• WishGarden Herbs is recalling 46 units of its herbal remedy because of a possible contamination
  • The recalled product may be contaminated with Cronobacter sakazakii
  • Cronobacter infections are said to be rare but can be fatal to infants

A product meant for nursing mothers has been recalled because of possible bacterial contamination.

WishGarden Herbs has recalled 46 units of Happy Ducts Compress after a retained product was found to be contaminated with Cronobacter sakazakii bacteria. The company, in a release posted on the U.S. Food and Drugs (FDA) website, said the herbal remedy was meant to be used as an external compress for the breast tissue of nursing women.

If the contaminated product is used, the babies may be exposed to the bacteria through the residue on the mothers' skin. The mothers may also be at risk if the product is applied on broken skin.

The lot number 53664 and expiry date "08/2022" of the recalled product can be found above the barcode. They are packed in 3-ounce containers with the label "UPC 6-56490-20223-5."

"This product was distributed through select practitioners and online retailers," the company said Tuesday.

It said 36 out of the 46 units were already accounted for and no illnesses related to the recalled product were reported.

Those who purchased the product were asked to either dispose of it or mail it to the WishGarden Herbs headquarters for a full refund. They can contact WishGarden Herbs at 720-889-9878 if they have any questions.

"As a leading herbal product company for more than 40 years, we take the safety of our products seriously and we feel it is important to recall this product out of an abundance of caution. Consumer safety is our highest priority," WishGarden President Catherine Hunziker said in the announcement.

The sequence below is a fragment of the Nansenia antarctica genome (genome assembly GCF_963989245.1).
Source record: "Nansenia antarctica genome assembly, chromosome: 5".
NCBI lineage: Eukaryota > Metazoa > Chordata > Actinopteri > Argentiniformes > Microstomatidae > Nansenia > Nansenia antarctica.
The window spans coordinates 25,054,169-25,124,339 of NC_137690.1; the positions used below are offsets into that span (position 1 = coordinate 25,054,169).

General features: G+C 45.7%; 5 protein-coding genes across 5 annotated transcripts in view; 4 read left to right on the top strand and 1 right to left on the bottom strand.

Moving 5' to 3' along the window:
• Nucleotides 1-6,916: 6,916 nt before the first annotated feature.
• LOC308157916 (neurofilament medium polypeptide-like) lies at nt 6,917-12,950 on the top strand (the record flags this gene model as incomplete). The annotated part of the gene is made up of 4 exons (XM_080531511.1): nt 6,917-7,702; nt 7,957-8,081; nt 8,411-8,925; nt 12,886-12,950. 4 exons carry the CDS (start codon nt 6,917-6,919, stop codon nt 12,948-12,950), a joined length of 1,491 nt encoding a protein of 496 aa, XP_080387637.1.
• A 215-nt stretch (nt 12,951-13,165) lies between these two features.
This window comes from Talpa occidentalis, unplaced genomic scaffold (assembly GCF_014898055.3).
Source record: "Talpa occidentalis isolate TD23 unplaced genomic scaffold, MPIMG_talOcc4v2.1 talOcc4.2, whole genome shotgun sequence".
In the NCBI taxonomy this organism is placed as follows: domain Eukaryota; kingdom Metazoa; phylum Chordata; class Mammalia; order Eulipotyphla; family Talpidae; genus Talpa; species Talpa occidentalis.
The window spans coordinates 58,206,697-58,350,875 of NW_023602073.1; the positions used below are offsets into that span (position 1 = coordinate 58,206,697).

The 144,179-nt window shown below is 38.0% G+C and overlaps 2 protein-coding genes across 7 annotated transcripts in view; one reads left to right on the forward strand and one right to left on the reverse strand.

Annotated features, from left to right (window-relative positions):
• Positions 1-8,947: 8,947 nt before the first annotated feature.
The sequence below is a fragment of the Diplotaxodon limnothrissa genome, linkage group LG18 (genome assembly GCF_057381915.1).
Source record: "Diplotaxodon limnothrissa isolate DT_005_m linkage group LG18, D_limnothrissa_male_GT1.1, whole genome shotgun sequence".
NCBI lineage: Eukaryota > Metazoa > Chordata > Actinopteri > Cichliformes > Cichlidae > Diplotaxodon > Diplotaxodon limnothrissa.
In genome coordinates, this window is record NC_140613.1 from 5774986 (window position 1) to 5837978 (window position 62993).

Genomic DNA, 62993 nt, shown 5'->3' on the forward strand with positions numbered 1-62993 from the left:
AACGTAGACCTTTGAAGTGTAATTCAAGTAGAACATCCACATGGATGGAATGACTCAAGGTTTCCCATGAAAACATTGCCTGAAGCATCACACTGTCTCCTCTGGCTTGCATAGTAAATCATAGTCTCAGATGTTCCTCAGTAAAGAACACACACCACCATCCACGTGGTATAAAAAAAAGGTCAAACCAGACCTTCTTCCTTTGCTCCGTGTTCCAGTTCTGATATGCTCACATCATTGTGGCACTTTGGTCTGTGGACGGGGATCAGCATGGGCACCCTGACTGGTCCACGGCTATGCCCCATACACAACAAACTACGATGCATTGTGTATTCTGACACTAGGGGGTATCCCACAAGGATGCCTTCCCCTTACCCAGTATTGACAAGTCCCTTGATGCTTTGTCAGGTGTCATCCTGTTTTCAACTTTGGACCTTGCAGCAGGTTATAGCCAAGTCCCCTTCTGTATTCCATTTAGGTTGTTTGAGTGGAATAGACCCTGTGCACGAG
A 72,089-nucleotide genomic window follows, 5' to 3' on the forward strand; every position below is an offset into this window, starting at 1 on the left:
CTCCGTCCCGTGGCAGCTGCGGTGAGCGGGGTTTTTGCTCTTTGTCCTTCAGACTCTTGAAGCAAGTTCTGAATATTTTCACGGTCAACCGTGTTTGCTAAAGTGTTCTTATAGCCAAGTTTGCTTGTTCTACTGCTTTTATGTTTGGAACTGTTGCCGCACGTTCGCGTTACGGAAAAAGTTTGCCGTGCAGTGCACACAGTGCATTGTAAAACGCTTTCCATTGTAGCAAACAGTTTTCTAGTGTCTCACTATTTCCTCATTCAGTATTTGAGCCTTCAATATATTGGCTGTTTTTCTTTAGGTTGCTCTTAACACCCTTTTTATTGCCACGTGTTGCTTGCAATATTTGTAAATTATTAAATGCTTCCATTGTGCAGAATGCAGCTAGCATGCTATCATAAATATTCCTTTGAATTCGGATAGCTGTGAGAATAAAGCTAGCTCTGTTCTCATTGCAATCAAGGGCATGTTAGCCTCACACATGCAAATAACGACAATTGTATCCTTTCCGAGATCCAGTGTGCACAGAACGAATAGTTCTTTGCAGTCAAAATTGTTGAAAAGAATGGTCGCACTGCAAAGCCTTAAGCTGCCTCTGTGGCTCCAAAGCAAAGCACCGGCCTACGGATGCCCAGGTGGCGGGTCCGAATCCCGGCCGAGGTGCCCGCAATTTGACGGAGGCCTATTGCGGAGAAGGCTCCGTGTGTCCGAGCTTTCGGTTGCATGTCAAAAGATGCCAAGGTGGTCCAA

Cronobacter infection

According to the Centers for Disease Control and Prevention (CDC), Cronobacter multi-species complex bacteria are considered rare but they can cause different kinds of illnesses depending on the site of the infection and the age of the patient.

In children less than 12 months old, for instance, a Cronobacter infection may lead to sepsis, severe meningitis and seizures.

"Those with meningitis may develop brain abscesses or infarcts, hydrocephalus, or other serious complications that can cause long-term neurological problems" the CDC explained, noting that the infection can be lethal for infants. "The mortality rate for Cronobacter meningitis may be as high as 40%."

Cronobacter can also cause serious illness in the elderly and immunocompromised patients. In people of other ages, it can cause wounds or urinary tract infections.

Formerly known as Enterobacter sakazakii, Cronobacter has been found in various sources but, previous cases are predominantly been linked to powdered infant formula. The natural habitat of Cronobacter remains unknown.

Pictured: Representative image. fancycrave1- Pixabay